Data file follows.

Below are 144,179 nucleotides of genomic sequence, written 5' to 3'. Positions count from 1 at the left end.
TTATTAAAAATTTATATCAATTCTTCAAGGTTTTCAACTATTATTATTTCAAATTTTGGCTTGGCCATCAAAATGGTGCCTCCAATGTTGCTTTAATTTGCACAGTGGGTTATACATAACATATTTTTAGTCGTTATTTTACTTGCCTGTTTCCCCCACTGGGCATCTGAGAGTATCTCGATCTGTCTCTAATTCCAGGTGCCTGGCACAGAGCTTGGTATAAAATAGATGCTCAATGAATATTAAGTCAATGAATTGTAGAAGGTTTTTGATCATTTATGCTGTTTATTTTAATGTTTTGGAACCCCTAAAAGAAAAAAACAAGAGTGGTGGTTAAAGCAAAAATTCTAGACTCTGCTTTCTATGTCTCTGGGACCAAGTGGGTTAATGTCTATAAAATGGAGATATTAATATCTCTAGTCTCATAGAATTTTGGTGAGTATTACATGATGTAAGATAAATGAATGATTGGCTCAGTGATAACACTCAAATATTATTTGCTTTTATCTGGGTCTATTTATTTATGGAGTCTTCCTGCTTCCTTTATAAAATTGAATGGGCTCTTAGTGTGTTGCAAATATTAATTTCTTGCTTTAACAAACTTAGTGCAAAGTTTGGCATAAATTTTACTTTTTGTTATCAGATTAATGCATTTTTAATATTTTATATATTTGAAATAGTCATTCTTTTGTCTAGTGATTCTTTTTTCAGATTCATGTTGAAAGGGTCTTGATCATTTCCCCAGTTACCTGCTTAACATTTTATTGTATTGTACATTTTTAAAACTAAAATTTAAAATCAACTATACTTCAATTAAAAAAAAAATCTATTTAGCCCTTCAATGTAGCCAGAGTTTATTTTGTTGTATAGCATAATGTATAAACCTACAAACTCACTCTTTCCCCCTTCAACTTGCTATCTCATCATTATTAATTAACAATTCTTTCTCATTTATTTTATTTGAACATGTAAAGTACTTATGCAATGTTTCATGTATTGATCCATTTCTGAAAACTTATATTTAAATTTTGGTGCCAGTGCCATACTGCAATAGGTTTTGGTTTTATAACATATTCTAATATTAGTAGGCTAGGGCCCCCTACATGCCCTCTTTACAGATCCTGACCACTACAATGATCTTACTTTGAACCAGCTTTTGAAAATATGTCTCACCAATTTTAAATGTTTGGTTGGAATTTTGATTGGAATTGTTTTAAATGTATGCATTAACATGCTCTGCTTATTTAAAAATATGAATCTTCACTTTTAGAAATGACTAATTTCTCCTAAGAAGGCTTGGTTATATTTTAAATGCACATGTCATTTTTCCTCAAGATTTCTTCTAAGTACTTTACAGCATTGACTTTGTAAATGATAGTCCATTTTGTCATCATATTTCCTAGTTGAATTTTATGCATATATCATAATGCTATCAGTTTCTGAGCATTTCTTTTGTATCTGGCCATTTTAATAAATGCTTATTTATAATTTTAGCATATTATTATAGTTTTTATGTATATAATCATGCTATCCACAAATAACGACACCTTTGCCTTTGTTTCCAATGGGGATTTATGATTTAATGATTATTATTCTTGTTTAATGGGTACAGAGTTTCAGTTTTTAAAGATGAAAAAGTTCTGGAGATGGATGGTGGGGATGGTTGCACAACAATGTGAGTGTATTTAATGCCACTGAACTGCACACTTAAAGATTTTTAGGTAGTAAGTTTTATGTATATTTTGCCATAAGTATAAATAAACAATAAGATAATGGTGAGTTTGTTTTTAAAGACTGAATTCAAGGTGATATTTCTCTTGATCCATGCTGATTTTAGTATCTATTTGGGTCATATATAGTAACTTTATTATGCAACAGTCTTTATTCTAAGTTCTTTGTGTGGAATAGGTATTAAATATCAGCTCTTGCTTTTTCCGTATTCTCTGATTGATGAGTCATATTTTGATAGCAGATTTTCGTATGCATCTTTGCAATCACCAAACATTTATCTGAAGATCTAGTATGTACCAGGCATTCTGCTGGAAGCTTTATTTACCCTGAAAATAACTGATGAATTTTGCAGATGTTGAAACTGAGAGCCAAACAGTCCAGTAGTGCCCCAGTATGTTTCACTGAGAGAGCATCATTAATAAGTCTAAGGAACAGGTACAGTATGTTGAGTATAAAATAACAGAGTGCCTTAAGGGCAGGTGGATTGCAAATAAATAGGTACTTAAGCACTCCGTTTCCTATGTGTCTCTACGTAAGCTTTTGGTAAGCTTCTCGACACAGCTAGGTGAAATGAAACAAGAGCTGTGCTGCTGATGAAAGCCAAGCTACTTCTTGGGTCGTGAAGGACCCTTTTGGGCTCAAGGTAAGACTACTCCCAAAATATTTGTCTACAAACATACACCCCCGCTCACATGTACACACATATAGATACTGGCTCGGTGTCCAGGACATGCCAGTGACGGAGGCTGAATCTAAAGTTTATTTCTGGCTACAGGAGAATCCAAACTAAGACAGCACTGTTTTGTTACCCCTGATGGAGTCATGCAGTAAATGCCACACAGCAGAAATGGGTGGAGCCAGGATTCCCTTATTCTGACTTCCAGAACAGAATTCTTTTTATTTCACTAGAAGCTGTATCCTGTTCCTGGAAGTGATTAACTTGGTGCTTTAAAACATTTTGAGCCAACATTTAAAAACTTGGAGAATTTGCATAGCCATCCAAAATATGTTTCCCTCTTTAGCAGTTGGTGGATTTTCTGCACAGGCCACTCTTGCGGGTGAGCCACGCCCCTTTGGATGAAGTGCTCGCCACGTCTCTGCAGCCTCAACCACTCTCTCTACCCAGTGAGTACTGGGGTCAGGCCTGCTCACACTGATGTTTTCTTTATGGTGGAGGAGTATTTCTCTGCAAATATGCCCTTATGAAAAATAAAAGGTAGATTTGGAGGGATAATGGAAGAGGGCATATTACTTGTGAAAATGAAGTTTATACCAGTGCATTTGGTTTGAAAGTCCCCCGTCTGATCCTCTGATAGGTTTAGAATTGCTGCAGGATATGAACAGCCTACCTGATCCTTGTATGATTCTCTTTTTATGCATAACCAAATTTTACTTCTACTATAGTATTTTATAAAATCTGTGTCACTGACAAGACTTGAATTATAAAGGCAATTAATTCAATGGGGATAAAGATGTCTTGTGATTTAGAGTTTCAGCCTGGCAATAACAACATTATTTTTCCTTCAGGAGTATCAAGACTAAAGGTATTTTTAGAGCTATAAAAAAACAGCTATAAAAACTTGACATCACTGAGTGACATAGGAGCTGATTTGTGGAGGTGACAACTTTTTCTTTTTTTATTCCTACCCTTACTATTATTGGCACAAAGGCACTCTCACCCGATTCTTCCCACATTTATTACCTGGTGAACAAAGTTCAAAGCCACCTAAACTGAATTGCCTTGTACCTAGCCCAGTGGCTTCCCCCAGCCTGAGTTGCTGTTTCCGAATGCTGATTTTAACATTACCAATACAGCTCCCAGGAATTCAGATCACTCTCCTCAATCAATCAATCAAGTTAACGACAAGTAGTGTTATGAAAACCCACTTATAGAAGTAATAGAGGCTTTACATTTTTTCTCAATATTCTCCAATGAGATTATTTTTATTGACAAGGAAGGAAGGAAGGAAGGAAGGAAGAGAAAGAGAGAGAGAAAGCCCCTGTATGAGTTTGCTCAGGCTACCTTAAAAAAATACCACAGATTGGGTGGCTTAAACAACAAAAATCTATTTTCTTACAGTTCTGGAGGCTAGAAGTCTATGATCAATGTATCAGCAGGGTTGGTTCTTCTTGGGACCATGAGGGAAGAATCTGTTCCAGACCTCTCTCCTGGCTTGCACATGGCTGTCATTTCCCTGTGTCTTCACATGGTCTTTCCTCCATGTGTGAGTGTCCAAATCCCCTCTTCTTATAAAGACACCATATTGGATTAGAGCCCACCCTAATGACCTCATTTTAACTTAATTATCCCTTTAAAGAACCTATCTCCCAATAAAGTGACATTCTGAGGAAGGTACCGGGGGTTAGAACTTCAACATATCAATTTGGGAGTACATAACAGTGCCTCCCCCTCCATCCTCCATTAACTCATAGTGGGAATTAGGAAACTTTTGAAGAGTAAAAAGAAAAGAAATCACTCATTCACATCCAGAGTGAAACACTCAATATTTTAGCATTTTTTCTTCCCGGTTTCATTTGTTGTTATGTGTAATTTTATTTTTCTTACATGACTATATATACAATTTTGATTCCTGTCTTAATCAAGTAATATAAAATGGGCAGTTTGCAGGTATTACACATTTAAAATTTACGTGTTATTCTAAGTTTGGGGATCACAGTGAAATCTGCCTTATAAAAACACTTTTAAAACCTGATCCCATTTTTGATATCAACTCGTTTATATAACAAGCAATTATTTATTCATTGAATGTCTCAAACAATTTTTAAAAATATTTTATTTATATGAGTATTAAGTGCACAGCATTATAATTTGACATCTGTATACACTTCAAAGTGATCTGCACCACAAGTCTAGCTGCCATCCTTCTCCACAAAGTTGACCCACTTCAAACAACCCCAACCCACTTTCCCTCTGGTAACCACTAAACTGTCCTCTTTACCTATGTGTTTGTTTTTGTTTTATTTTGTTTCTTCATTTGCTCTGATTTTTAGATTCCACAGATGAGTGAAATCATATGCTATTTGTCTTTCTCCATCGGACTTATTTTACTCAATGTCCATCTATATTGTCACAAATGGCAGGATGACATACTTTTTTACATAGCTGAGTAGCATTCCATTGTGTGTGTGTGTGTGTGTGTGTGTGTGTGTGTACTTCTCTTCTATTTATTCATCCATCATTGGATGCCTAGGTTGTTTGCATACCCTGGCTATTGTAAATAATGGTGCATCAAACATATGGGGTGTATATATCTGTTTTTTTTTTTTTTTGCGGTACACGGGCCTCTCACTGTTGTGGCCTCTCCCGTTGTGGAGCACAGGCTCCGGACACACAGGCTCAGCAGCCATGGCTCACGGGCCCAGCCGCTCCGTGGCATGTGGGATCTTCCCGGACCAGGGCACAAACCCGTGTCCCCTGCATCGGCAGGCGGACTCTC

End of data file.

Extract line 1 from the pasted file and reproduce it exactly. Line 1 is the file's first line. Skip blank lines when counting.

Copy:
Below are 144,179 nucleotides of genomic sequence, written 5' to 3'. Positions count from 1 at the left end.